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Use of the Joint British Society cardiovascular risk calculator before initiating statins for primary prevention in hospital medicine: experience from a large university teaching hospital

Authors Garg P, Raju P, Sondej E, Rodrigues E, Davis G

Published 19 November 2010 Volume 2010:3 Pages 379—382

DOI https://doi.org/10.2147/IJGM.S14589

Review by Single-blind

Peer reviewer comments 2


Pankaj Garg, Prashanth Raju, Ewa Sondej, Erwin Rodrigues, Gershan Davis
Aintree Cardiac Centre, University Hospital Aintree, Liverpool, UK

Introduction: Statin therapy is a well established treatment for hyperlipidemia. However, little is known about prescribing of statins for primary prevention in the real world, and even less about what happens to patients requiring primary prevention who are seen in a secondary care setting. The purpose of this research was to investigate the appropriateness of statin prescriptions by using the Joint British Society cardiovascular disease (JBS CVD) risk score for primary prevention in a large secondary care center.
Methods: We retrospectively analyzed 500 consecutive patients in whom a statin prescription was initiated over a four-month period. We excluded patients who met secondary prevention criteria. We used the JBS CVD risk prediction chart to calculate 10-year composite risk. We also studied which statins were prescribed and their starting doses.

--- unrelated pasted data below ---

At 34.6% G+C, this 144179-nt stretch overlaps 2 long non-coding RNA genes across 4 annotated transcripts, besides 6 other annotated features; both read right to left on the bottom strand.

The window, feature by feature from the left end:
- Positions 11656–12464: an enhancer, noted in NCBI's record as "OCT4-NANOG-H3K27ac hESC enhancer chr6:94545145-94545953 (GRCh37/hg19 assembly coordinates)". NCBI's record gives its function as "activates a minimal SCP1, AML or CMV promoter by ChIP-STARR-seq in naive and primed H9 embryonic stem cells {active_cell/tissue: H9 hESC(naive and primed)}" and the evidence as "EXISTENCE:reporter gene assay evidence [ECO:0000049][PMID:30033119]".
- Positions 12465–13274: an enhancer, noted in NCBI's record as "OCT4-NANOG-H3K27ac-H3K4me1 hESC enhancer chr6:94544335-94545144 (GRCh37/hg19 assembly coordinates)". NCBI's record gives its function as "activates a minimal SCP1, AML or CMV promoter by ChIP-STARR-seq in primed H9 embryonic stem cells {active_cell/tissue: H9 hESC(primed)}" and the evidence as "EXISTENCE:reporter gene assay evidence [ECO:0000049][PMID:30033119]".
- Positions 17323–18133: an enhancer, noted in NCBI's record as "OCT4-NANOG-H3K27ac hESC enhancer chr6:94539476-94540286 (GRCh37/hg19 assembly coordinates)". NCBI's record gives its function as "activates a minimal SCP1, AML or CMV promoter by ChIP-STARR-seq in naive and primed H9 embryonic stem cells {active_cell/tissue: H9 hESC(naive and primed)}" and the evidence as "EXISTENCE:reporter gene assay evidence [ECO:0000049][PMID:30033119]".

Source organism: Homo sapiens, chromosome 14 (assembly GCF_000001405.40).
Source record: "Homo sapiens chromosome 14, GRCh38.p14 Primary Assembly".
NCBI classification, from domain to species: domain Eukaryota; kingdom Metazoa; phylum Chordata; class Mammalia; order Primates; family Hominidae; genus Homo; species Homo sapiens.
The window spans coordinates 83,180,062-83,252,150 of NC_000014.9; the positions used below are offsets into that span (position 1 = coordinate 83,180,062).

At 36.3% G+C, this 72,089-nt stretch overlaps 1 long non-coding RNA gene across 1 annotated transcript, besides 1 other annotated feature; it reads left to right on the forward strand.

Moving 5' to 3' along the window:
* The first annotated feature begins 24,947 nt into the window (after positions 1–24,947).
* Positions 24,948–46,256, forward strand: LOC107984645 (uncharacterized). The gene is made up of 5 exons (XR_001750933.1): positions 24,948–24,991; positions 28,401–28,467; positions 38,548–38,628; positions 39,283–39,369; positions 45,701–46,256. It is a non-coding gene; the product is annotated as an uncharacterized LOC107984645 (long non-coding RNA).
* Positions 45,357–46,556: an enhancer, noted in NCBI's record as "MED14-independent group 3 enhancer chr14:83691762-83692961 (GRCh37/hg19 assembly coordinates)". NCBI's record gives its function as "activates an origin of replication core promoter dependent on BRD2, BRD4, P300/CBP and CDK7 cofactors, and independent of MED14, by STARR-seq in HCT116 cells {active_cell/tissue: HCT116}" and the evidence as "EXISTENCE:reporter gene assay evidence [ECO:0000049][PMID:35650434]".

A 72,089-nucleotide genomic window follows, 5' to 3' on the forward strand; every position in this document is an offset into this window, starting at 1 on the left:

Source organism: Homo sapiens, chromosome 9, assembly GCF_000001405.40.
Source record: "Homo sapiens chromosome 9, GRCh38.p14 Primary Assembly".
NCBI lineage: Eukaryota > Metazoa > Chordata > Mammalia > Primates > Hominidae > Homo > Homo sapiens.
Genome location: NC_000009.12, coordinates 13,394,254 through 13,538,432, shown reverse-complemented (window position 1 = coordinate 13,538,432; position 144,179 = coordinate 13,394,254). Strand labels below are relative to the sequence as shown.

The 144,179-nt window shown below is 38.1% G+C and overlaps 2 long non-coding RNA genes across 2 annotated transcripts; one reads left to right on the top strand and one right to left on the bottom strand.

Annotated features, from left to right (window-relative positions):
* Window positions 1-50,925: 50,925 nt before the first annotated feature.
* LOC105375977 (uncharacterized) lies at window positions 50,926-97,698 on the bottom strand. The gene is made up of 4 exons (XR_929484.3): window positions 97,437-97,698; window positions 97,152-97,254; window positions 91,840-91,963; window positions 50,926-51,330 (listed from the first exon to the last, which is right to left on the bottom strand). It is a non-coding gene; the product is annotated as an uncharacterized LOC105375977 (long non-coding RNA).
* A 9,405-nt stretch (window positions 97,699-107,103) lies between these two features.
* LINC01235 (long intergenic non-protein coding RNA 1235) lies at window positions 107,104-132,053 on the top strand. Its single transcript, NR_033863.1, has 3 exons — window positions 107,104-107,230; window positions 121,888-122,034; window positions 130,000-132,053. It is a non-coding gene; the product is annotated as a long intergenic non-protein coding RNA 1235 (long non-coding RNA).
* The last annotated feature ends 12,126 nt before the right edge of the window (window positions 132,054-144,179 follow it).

Results: Of 500 patients consecutively started on statins in secondary care, 51 patients (10.2%) were treated for primary prevention. Of these, seven (14%) patients had a 10-year composite cardiovascular event risk of more than 20% (high-risk category), and were hence receiving appropriate therapy. Three main statins were prescribed for primary prevention, ie, atorvastatin (22 patients, 43%), simvastatin (25 patients, 49%), and pravastatin (four patients, 8%). The statins prescribed were initiated mainly at the 40 mg dose.
Conclusions: Statin prescribing in secondary care for primary prevention is limited to about 10% of initiations. There is some overprescribing, because 86% of these patients did not require statins when risk-stratified appropriately. The majority of the prescriptions were for simvastatin 40 mg and atorvastatin 40 mg.

Keywords: statins, primary prevention, hypercholesterolemia, cardiovascular disease, retrospective

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